Sobyanin, who has run Europe’s largest city since 2010, believes that mass vaccination will be “the final victory over the pandemic.”
Writing on his blog, the mayor explained that the high number of infections in Moscow is due to the city’s huge population and the significant number of tests being conducted. On Monday, confirmed cases in the capital hit 367,629, a quarter of the country’s overall number (1,415,316), despite officially having around only eight percent of the population.
In the same blog post, Sobyanin highlighted that he does not yet see a necessity to introduce “extreme” measures in the city, such as a curfew and a ban on movement, but did not rule out other less stringent measures.
The main aim is to interrupt the spread of the infection, while not affecting the economy or depriving people of work, he wrote.
“Ultimately, we are not making a choice between good and bad,” the mayor said. “All decisions are bad. We have to choose the lesser of two evils. But if we do nothing today, then tomorrow we will have to take tougher, more radical, and more unpleasant measures.”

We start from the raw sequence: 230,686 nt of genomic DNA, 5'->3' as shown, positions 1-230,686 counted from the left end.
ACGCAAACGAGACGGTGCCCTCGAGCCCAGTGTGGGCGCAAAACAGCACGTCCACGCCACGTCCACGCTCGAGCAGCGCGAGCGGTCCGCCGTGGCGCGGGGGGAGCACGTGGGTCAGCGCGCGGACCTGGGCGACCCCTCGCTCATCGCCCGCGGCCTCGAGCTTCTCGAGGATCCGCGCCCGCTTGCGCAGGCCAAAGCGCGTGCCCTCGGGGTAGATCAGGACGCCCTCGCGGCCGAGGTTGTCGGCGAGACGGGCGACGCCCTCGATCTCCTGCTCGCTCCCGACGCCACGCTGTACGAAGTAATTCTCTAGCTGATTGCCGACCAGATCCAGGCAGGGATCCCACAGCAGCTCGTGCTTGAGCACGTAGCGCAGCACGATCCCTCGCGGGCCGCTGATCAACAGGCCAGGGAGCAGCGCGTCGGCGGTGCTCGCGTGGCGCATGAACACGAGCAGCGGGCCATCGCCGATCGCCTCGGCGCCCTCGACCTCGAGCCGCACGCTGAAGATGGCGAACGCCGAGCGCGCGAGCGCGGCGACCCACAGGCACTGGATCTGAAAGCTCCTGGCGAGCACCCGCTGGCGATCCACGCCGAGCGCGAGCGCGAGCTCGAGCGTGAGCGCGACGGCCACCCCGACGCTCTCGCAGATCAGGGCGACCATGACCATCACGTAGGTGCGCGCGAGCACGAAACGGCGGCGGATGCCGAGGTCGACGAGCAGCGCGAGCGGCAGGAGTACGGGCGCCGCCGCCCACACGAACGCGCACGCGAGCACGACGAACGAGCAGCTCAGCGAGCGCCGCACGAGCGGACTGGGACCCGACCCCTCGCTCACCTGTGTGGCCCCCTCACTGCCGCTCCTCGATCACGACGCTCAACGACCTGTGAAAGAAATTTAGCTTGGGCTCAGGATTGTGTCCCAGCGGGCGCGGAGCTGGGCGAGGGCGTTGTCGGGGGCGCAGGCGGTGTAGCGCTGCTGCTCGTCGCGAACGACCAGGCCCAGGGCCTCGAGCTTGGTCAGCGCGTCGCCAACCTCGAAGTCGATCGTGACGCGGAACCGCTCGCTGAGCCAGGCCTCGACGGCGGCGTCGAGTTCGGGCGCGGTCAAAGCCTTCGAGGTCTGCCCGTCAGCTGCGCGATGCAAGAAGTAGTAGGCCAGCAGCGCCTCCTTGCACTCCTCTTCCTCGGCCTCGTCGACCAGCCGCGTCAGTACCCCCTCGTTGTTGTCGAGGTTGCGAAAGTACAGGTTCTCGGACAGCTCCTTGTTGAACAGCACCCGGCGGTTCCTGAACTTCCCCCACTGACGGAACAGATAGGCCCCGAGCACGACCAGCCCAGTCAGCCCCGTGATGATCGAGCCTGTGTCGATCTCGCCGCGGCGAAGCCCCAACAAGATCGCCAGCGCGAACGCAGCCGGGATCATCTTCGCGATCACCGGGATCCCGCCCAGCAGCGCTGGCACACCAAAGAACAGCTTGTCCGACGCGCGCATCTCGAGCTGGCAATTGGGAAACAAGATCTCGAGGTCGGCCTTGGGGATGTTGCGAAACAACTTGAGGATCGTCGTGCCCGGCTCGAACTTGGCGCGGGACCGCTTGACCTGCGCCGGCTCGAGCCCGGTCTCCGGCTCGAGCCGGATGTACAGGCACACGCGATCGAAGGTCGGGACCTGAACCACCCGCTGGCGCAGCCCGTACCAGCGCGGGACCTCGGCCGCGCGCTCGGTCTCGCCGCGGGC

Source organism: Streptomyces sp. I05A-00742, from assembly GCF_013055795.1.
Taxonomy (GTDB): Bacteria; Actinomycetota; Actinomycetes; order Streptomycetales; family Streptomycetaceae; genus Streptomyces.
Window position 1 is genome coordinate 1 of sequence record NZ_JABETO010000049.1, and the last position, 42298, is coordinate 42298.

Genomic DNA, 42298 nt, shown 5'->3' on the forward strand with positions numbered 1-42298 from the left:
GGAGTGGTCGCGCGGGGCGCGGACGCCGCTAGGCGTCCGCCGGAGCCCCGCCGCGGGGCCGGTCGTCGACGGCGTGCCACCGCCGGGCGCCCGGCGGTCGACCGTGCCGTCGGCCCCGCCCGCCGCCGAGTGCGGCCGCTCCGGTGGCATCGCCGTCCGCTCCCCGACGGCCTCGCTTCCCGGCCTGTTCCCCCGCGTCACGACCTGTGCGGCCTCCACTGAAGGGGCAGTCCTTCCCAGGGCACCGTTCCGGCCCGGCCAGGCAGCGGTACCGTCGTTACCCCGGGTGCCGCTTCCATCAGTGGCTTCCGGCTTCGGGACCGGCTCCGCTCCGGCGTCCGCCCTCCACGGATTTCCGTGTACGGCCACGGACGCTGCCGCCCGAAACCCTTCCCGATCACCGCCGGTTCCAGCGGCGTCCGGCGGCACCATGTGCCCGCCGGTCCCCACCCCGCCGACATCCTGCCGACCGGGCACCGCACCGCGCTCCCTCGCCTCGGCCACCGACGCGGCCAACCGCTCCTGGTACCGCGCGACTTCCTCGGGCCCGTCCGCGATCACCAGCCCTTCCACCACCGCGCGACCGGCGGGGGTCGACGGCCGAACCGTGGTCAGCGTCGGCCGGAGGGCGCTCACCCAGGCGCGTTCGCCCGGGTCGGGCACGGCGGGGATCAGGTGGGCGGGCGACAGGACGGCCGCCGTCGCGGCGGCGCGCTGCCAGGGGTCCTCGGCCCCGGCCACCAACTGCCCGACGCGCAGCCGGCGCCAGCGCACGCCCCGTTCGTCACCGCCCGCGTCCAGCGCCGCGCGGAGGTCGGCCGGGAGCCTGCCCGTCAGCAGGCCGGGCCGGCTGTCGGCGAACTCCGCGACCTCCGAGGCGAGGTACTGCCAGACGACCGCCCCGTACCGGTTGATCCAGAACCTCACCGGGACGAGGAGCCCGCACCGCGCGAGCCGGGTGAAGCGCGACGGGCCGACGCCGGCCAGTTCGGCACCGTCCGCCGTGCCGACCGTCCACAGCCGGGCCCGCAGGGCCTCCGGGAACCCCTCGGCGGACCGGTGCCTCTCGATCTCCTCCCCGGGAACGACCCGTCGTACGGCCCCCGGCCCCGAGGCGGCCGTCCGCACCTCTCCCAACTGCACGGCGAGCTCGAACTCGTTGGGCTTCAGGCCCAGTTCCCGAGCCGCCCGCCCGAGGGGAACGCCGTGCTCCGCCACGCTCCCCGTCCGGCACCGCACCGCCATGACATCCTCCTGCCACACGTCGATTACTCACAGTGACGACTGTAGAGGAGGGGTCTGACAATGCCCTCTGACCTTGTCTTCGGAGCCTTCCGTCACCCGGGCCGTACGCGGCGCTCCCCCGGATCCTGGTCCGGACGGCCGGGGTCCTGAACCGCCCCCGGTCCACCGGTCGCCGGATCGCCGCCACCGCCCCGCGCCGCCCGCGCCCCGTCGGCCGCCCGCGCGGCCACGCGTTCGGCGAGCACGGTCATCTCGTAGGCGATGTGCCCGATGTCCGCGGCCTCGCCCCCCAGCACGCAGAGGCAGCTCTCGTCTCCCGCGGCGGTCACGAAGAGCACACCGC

Last week, the capital introduced extra restrictions regarding nightlife, with those attending bars and clubs after midnight being forced to scan a QR code for the purpose of track-and-trace.
Moscow is currently hosting the third phase trial of the country’s homegrown COVID-19 vaccine, called Sputnik V.
The mass post-registration testing of the vaccine, which was produced by the city’s Gamaleya Institute, involves 40,000 volunteers – a quarter of whom will receive a placebo.
On October 14, Russian President Vladimir Putin announced the registration of the second domestic vaccine, EpiVacCorona, developed in Siberia. A third formula is also said to be on the way.
Header: MOSCOW, RUSSIA – MAY 29, 2020: Medical staff members at work in the ‘red zone’ of a temporary medical facility established for COVID-19 patients at Moscow City Clinical Hospital No 15 (Filatov Hospital). Sergei Bobylev/TASS
Russia ranks 43rd in the world in the coronavirus incidence rate per 100,000 residents and 105th in the COVID-19 mortality rate, deputy head of the Russian Federal Service for Surveillance on Consumer Rights Protection and Human Wellbeing Elena Yezhlova said.
“Despite the increase in the daily number of recorded cases, today Russia ranks 43rd in terms of morbidity per 100,000 residents and 105th in terms of mortality rate,” she said at the “Modern Immunoprophylaxis: Challenges, Opportunities, Prospects” All-Russian scientific and practical conference with international participation.
She also noted that 858 laboratories conducted coronavirus tests. Russia’s COVID-19 testing level is 327,900 per 1 million of the population, which, according to Yezhlova, is a very high number compared to other countries.